Diversity of responses of renal cortical and medullary blood flow to vasoconstrictors in conscious rabbits


Roger G. Evans Dr Department of Physiology, PO Box 13F, Monash University, Victoria 3800, Australia.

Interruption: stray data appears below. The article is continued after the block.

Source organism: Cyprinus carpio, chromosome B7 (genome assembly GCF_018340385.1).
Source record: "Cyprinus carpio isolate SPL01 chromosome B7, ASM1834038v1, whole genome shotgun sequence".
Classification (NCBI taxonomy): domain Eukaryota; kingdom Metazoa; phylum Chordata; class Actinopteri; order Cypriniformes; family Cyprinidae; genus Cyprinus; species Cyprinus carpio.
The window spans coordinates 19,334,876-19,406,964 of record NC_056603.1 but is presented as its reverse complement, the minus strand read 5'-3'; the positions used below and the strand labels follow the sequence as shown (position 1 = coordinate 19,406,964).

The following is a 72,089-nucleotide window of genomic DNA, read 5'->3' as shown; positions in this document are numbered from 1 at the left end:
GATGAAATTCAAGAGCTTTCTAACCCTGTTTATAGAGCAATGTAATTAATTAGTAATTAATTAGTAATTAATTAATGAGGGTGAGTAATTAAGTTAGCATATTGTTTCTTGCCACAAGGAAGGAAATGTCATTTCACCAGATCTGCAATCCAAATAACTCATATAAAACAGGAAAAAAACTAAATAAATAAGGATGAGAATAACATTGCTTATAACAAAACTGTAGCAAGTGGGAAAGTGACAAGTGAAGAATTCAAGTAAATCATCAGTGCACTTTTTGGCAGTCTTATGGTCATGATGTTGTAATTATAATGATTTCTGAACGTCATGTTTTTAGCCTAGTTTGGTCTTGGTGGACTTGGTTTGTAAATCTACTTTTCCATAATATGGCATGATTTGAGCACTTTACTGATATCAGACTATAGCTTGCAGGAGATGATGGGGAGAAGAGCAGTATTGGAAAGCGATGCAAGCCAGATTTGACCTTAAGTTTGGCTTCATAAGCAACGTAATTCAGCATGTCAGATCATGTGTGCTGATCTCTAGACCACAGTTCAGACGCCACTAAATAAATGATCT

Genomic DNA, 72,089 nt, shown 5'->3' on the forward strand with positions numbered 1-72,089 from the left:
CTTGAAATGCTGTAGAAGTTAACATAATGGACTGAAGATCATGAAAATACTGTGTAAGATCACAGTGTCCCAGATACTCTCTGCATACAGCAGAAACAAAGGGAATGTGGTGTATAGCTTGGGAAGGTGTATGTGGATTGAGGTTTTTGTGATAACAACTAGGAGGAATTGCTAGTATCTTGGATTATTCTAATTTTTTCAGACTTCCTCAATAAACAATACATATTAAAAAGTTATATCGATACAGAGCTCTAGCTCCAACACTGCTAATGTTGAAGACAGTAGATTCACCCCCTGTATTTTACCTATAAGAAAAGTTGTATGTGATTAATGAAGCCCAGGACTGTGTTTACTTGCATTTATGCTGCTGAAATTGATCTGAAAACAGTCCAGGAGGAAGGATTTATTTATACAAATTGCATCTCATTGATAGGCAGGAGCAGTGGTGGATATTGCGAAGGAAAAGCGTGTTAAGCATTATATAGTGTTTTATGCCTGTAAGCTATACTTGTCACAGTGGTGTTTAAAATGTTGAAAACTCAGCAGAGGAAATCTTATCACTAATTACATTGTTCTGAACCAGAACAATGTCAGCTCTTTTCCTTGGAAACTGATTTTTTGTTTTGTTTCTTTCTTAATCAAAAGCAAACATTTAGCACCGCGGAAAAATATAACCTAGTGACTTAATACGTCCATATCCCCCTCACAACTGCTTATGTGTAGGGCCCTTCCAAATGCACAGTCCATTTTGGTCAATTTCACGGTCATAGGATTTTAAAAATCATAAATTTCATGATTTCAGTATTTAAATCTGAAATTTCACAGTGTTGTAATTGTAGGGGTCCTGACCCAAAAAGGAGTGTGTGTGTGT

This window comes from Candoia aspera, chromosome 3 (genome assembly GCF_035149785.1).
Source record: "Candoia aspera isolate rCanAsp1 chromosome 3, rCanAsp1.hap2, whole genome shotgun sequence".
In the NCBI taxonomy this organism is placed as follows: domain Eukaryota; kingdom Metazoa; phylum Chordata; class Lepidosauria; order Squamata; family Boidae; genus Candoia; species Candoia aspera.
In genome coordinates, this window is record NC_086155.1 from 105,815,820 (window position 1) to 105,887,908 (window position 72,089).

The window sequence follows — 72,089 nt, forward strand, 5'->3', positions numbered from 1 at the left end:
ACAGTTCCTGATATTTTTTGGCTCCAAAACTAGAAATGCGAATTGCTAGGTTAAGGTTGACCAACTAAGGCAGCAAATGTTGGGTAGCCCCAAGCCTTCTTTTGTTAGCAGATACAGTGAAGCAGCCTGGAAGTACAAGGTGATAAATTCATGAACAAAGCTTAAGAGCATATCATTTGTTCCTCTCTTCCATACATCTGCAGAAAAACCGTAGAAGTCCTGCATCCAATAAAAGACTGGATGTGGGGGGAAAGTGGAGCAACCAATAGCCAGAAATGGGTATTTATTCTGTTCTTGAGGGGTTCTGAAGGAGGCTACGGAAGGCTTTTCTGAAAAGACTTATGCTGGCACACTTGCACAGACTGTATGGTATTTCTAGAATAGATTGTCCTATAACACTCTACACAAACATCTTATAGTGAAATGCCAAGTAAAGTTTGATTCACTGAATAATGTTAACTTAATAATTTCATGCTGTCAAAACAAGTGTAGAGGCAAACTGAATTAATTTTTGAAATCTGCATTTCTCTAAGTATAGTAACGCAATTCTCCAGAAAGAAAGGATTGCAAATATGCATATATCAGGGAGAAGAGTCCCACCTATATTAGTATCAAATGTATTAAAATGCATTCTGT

The medullary microcirculation receives only about 10% of total renal blood flow, but plays a critical role in long-term arterial pressure regulation, so we need to better understand its regulation. Although there is evidence that circulating and locally acting hormones can differentially affect cortical and medullary blood flow in anaesthetized animals, there is little information from studies in conscious animals. This study is aimed (i) to develop a method for chronic measurement of cortical and medullary blood flow in conscious rabbits, and (ii) to test whether renal cortical and medullary blood flow can be differentially affected by intravenous (i.v.) infusions of various vasoconstrictor hormones in conscious rabbits. At preliminary operations, rabbits were equipped with single-fibre laser-Doppler flowprobes in the (left) renal cortex and medulla, and Transonic flowprobes for measuring cardiac output and renal blood flow. Intravenous angiotensin II (300 ng kg–1 min–1), [Phe2,Ile3,Orn8]-vasopressin (30 ng kg–1 min–1), noradrenaline (300 ng kg–1 min–1), endothelin-1 (20 ng kg–1 min–1) and N G-nitro- L-arginine (10 mg kg–1) increased mean arterial pressure (by 10–45% of baseline) and reduced heart rate (by 16–35%) and cardiac output (by 16–45%). Consistent with previous observations in anaesthetized rabbits, all treatments except [Phe2,Ile3,Orn8]-vasopressin reduced renal blood flow (13–63%) and cortical blood flow (16–47%), but medullary blood flow was significantly reduced only by [Phe2,Ile3,Orn8]-vasopressin (41%) and N G-nitro- L-arginine (42%). The diversity of these responses of cortical and medullary blood flow to i.v. infusions of vasoconstrictors provides further evidence for physiological roles of circulating and local hormones in the differential regulation of regional kidney blood flow.